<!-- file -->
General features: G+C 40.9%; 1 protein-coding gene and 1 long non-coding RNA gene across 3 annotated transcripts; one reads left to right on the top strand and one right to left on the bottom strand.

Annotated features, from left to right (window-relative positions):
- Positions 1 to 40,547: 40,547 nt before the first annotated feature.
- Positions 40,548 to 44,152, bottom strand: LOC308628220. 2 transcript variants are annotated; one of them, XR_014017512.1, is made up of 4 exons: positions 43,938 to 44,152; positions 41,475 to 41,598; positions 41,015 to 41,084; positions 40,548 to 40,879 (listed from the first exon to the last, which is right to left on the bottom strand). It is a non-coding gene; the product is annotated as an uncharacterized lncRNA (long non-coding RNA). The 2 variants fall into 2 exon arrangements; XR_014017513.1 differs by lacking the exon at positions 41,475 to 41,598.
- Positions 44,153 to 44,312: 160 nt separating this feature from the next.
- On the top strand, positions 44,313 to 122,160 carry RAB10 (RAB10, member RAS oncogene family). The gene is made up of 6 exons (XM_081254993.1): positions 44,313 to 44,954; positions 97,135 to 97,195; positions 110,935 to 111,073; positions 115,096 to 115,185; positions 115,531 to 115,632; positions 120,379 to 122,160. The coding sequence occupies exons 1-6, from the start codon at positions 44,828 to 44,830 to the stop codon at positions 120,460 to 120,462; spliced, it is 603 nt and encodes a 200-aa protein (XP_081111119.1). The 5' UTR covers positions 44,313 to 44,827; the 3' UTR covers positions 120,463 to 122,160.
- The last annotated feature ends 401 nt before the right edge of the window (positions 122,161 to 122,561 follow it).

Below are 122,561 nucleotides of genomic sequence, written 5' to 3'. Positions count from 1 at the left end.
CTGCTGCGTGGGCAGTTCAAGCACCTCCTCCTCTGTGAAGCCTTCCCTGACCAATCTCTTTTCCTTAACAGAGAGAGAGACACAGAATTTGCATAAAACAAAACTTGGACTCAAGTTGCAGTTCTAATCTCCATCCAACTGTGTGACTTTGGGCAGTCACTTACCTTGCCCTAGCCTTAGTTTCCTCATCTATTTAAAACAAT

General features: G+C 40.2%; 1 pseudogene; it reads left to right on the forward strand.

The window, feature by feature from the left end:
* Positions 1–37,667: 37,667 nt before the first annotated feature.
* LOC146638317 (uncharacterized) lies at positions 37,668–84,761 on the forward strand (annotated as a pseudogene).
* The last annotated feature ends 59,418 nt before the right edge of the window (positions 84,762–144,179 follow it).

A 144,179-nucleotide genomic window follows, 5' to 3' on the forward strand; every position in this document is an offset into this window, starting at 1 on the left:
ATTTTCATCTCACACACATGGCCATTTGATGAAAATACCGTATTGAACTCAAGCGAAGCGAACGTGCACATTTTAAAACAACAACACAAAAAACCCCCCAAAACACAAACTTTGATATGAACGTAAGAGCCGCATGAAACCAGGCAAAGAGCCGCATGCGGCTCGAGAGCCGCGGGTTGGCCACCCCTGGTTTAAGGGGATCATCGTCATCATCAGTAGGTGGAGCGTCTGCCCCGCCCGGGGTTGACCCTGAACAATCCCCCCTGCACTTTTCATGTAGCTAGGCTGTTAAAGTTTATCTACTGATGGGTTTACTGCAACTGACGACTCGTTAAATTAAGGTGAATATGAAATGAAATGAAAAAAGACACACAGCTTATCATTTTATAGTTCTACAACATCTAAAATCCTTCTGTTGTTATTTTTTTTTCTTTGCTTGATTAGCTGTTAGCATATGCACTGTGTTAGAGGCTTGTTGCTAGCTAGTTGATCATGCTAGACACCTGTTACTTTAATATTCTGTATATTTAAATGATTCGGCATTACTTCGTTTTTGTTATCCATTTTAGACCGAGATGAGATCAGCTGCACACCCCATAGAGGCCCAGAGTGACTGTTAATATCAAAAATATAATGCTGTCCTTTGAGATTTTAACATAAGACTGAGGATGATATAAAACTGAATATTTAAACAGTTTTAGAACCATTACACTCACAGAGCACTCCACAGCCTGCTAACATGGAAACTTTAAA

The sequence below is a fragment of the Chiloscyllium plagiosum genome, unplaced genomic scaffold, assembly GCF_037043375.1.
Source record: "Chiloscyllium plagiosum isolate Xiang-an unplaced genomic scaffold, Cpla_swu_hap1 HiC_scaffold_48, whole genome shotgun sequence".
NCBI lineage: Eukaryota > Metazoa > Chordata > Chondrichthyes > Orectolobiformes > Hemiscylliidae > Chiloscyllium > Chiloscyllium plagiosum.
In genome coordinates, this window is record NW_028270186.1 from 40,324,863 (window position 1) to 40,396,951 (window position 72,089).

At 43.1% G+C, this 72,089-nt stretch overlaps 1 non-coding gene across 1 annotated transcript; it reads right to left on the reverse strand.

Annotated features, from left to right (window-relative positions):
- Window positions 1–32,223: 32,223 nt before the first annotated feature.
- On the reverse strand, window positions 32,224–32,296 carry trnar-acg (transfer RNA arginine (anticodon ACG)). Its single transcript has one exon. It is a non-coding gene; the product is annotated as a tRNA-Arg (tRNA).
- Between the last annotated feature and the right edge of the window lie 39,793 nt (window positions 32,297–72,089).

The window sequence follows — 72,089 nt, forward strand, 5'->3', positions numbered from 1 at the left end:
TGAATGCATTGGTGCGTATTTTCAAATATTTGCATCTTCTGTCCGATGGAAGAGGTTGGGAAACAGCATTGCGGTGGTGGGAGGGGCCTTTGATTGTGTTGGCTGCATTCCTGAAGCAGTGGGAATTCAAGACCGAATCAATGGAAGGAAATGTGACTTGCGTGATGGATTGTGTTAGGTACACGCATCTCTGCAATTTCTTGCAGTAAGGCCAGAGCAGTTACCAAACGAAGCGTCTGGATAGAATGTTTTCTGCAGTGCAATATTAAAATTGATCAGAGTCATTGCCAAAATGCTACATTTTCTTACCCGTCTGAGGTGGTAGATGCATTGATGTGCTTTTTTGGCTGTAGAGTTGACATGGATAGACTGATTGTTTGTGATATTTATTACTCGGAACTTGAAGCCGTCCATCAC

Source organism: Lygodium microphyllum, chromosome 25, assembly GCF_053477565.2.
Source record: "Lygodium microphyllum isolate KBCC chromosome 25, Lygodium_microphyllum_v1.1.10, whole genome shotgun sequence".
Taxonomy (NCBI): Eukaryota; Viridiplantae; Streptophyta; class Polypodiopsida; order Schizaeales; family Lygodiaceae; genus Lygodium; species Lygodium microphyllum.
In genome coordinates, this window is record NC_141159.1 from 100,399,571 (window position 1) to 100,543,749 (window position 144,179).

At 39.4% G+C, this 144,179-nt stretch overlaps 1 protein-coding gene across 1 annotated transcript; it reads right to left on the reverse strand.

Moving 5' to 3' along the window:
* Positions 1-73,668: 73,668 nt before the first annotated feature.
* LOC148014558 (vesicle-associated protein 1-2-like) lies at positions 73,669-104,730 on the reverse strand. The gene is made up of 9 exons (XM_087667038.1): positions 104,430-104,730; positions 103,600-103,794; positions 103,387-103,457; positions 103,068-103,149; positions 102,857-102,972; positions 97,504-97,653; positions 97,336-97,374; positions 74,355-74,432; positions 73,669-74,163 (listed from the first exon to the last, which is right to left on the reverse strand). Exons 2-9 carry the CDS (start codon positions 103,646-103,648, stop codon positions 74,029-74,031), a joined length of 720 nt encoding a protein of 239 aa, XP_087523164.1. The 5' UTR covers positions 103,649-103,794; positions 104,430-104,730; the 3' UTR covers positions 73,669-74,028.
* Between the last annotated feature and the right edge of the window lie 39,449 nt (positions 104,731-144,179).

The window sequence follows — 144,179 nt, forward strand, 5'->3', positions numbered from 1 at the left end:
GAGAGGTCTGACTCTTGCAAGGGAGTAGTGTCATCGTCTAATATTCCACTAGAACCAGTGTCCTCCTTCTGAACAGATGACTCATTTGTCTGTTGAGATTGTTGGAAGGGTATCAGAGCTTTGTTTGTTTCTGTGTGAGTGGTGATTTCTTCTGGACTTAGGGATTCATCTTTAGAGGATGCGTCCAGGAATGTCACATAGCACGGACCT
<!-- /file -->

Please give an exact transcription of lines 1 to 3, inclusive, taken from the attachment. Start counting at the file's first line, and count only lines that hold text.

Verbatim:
General features: G+C 40.9%; 1 protein-coding gene and 1 long non-coding RNA gene across 3 annotated transcripts; one reads left to right on the top strand and one right to left on the bottom strand.

Annotated features, from left to right (window-relative positions):
- Positions 1 to 40,547: 40,547 nt before the first annotated feature.